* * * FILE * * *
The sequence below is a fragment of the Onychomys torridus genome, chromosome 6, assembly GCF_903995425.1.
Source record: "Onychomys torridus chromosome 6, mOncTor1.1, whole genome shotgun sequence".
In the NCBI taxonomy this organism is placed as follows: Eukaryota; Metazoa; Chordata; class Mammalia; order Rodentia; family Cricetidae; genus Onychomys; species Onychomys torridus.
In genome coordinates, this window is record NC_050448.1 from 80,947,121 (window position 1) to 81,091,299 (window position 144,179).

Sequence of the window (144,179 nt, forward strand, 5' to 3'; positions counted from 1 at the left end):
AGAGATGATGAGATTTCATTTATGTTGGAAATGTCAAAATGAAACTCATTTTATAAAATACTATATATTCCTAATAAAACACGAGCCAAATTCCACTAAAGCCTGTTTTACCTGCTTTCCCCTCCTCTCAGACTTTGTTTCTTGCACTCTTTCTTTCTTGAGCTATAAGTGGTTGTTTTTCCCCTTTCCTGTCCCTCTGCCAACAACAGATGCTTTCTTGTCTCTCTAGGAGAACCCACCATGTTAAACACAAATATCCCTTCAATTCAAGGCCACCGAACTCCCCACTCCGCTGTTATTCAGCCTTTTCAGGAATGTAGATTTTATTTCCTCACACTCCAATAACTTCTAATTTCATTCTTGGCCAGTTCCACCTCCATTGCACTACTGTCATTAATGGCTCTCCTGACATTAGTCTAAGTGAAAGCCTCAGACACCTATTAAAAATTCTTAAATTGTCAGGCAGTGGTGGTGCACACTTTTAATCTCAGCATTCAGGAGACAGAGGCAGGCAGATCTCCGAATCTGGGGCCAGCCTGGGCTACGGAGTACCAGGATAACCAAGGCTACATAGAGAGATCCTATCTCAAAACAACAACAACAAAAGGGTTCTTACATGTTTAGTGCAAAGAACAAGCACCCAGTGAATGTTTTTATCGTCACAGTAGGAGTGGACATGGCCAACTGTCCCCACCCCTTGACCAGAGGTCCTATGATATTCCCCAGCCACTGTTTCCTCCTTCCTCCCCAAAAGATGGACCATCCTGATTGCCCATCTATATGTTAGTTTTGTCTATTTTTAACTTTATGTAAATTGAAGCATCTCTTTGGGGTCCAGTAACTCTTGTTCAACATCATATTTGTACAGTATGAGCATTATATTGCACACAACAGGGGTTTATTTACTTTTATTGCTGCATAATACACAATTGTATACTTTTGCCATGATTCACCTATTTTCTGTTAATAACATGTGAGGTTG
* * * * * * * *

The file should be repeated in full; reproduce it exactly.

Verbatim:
The sequence below is a fragment of the Onychomys torridus genome, chromosome 6, assembly GCF_903995425.1.
Source record: "Onychomys torridus chromosome 6, mOncTor1.1, whole genome shotgun sequence".
In the NCBI taxonomy this organism is placed as follows: Eukaryota; Metazoa; Chordata; class Mammalia; order Rodentia; family Cricetidae; genus Onychomys; species Onychomys torridus.
In genome coordinates, this window is record NC_050448.1 from 80,947,121 (window position 1) to 81,091,299 (window position 144,179).

Sequence of the window (144,179 nt, forward strand, 5' to 3'; positions counted from 1 at the left end):
AGAGATGATGAGATTTCATTTATGTTGGAAATGTCAAAATGAAACTCATTTTATAAAATACTATATATTCCTAATAAAACACGAGCCAAATTCCACTAAAGCCTGTTTTACCTGCTTTCCCCTCCTCTCAGACTTTGTTTCTTGCACTCTTTCTTTCTTGAGCTATAAGTGGTTGTTTTTCCCCTTTCCTGTCCCTCTGCCAACAACAGATGCTTTCTTGTCTCTCTAGGAGAACCCACCATGTTAAACACAAATATCCCTTCAATTCAAGGCCACCGAACTCCCCACTCCGCTGTTATTCAGCCTTTTCAGGAATGTAGATTTTATTTCCTCACACTCCAATAACTTCTAATTTCATTCTTGGCCAGTTCCACCTCCATTGCACTACTGTCATTAATGGCTCTCCTGACATTAGTCTAAGTGAAAGCCTCAGACACCTATTAAAAATTCTTAAATTGTCAGGCAGTGGTGGTGCACACTTTTAATCTCAGCATTCAGGAGACAGAGGCAGGCAGATCTCCGAATCTGGGGCCAGCCTGGGCTACGGAGTACCAGGATAACCAAGGCTACATAGAGAGATCCTATCTCAAAACAACAACAACAAAAGGGTTCTTACATGTTTAGTGCAAAGAACAAGCACCCAGTGAATGTTTTTATCGTCACAGTAGGAGTGGACATGGCCAACTGTCCCCACCCCTTGACCAGAGGTCCTATGATATTCCCCAGCCACTGTTTCCTCCTTCCTCCCCAAAAGATGGACCATCCTGATTGCCCATCTATATGTTAGTTTTGTCTATTTTTAACTTTATGTAAATTGAAGCATCTCTTTGGGGTCCAGTAACTCTTGTTCAACATCATATTTGTACAGTATGAGCATTATATTGCACACAACAGGGGTTTATTTACTTTTATTGCTGCATAATACACAATTGTATACTTTTGCCATGATTCACCTATTTTCTGTTAATAACATGTGAGGTTG